A Pet in the Classroom is Great for KIDS
Pets in a science classroom are a must for building relationships and connections.
You know the kid… the one who has his hoodie on and head down nearly all the time. Despite your best efforts and positive classroom environment, that kid is a hard nut to crack.
Then there’s the kid who can NOT stop. The kid who is just never where they are supposed to be.
And of course, the anxious kid – the kid that’s leaving to guidance and the bathroom constantly.
THESE ARE THE KIDS you need a classroom animal for.
A Mouse with a Heart
For me it started like this… In the Fall of 2020, we returned to school for the first time since the pandemic started. We were in masks, social distancing, spraying everything down, with no group work, no labs, etc. It sucked, to state it plainly. I had a renewed sense that I needed to make my classroom a place kids wanted to be.
And then, waiting in PetCo for my dog to be groomed, a little mouse stole my heart. (She literally had a grey heart on her back. Who doesn’t take that mouse home?!) I realized that a class pet would be a great way to make my classroom have a welcoming feel. “Sugar” came home with me that day and changed my classroom forever. I don’t say that flippantly – I really mean it. This spur-of-the-moment decision was truly one of the best things I have ever done for classroom culture.
Sugar Worked Her Magic
The kid hiding in the hoodie – my toughest connection to make – softened. This kid, who had been routinely suspended for violence, held Sugar so gently and lovingly. He was protective and took ownership over her care, worried about where she went over the weekend, and reminded me that she needed a food refill. I had never gotten two words out of that kid, but I made a genuine connection with him… over a mouse.
The kids that can NOT stop… stopped. I don’t know what type of sorcery Sugar used, but the driven-by-a-motor kids chilled out when they were holding her (or on their best behavior waiting for her). They focused better. They participated better. Maybe with a mouse sleeping up your sleeve or in your sweatshirt pocket, you have to be still!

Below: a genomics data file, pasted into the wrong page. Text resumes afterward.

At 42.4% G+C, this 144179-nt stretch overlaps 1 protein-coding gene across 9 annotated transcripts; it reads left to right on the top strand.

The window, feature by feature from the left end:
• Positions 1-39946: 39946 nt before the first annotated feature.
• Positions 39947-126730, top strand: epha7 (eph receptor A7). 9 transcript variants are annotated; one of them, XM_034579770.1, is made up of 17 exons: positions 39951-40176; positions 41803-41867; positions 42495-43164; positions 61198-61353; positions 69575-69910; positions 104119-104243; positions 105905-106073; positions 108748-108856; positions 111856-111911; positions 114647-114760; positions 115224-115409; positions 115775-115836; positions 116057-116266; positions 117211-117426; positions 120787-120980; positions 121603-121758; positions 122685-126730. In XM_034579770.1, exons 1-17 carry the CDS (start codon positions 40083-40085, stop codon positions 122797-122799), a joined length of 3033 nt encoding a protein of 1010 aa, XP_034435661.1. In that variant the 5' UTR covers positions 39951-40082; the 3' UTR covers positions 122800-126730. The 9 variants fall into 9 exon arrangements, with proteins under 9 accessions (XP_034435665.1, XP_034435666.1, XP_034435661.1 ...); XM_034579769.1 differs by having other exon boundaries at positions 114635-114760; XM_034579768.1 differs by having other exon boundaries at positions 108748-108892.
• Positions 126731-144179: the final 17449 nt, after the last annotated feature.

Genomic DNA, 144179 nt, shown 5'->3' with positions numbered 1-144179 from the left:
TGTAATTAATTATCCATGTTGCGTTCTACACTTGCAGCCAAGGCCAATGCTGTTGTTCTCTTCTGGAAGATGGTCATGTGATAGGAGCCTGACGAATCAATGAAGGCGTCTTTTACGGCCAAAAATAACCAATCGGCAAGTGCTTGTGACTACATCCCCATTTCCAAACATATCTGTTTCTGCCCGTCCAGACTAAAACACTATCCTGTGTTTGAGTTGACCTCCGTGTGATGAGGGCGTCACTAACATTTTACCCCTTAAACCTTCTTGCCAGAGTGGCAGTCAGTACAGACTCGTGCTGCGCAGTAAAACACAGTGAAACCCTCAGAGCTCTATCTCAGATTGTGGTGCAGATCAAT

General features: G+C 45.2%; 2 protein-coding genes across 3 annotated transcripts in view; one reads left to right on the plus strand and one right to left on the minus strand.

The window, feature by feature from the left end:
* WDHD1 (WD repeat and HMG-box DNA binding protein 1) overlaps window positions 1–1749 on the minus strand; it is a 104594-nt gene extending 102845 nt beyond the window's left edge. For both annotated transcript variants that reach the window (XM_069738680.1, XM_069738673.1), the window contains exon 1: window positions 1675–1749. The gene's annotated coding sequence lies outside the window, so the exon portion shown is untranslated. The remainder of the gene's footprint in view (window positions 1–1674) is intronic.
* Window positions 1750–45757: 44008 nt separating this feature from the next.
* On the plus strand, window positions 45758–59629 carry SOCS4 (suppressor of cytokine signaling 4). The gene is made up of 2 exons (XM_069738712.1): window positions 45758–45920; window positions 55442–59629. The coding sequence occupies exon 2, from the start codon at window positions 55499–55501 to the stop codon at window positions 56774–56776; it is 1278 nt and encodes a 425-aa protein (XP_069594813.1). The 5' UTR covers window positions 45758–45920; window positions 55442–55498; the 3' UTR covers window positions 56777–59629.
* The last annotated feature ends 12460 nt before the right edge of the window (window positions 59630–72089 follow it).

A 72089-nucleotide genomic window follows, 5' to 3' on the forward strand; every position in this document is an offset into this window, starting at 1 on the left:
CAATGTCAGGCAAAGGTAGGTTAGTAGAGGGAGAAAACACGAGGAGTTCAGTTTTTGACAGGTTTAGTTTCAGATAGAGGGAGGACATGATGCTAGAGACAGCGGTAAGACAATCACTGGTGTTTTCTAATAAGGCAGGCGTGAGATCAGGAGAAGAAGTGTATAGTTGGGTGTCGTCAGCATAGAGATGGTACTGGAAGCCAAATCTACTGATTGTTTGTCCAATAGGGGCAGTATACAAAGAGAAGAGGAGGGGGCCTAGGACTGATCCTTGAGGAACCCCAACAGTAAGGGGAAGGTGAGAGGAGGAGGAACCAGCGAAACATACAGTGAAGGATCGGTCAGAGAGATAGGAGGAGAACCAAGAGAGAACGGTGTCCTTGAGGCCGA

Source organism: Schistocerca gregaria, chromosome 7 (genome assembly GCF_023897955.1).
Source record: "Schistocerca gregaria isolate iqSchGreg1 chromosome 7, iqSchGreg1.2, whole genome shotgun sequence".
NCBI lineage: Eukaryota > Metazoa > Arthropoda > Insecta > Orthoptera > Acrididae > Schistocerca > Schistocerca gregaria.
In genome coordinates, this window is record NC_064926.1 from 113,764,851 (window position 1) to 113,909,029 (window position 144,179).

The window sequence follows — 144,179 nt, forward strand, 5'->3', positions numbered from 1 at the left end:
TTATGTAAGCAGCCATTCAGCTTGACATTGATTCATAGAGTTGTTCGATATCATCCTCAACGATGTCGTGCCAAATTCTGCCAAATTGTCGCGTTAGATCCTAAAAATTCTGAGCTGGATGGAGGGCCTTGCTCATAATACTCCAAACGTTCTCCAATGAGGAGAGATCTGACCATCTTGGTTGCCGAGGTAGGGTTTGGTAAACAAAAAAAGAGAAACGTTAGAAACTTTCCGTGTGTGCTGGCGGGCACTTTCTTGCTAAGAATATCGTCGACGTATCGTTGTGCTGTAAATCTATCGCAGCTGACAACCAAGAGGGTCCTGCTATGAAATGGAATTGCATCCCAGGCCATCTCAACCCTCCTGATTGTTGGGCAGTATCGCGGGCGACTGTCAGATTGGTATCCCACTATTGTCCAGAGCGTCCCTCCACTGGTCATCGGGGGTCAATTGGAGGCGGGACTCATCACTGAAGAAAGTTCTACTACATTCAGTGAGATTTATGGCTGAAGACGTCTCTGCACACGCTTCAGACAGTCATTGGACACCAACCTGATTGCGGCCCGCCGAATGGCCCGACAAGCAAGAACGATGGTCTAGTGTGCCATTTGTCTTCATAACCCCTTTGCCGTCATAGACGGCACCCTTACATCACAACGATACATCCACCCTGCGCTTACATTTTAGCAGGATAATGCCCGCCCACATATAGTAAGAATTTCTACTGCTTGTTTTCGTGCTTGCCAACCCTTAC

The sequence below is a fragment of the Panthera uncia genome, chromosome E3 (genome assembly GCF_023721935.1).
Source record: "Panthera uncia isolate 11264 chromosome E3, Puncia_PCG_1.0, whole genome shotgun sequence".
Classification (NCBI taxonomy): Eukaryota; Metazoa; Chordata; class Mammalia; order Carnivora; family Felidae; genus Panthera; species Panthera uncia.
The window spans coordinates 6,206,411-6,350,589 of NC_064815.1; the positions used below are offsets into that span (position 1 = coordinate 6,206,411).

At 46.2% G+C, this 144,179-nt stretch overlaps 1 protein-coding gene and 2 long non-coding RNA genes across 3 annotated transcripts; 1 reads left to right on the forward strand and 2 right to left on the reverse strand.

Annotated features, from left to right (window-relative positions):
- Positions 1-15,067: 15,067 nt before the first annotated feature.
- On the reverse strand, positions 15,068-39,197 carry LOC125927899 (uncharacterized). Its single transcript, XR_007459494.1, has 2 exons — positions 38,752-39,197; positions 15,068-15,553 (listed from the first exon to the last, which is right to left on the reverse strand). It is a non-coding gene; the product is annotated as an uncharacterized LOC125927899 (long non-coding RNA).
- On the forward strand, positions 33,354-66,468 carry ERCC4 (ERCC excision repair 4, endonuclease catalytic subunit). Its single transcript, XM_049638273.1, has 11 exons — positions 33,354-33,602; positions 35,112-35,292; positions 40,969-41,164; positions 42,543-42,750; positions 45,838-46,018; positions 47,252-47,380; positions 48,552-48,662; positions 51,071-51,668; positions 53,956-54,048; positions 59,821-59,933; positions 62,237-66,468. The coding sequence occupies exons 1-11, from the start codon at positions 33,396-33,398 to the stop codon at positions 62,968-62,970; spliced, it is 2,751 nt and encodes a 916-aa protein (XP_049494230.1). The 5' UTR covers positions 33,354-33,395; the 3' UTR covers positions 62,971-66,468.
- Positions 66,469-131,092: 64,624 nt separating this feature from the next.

My anxious kids had a reason to stay. These kids quietly cradled Sugar, who seemed to understand that they just needed a snuggle. And, knowing their turn with Sugar was coming up, they somehow didn’t need to visit the bathroom or guidance anymore.
It’s not new information that animals are calming, but it’s hard to explain to someone the intangible difference that an ounces-big mouse made in my classroom.
I’ll Always Have One
My magical little Sugar passed away last summer, but her tiny little legacy lives on. I will always have a classroom pet. Today, we have Juniper, who also unexpectedly stole my heart in PetCo. She’s charcoal color with white socks on her paws and a chin that looks like she dipped it in milk. I don’t know what it is about mice, but Juniper has the same calming presence as Sugar did.
So what exactly does it take to have pets in a science classroom? Mouse supplies were cheap and easy – definitely under $30 for everything. I used a 10 gallon tank from the back of my science supply closet and then bought a cheap mesh cover, wheel, food bowl, bedding, and water bottle. (Everything but the mesh cover was at my local Wal-Mart. The mesh cover was on Amazon.)
Routine care is pretty simple. Importantly, I do very little of it! Kids literally argue over who gets to clean her stinky cage! And, of course they all love to feed her. She stays at school over the weekends (even 3-day weekends) and I bring her home over breaks. (I haven’t yet let a student take her home because I am worried about the perception of unfairness of who I would choose/not choose to take her.)
Free Class Pets (Seriously)
You can get a classroom pet and their supplies for FREE by applying for a grant at www.PetsInTheClassroom.org. Don’t like mice? There’s other mammals, reptiles, fish, and amphibians available, too! The application is easy and shhhhh… it seems if you fit the simple criteria you have a great chance to get approved!
I hope you’ll consider adding pets (at least one!) to your science classroom!
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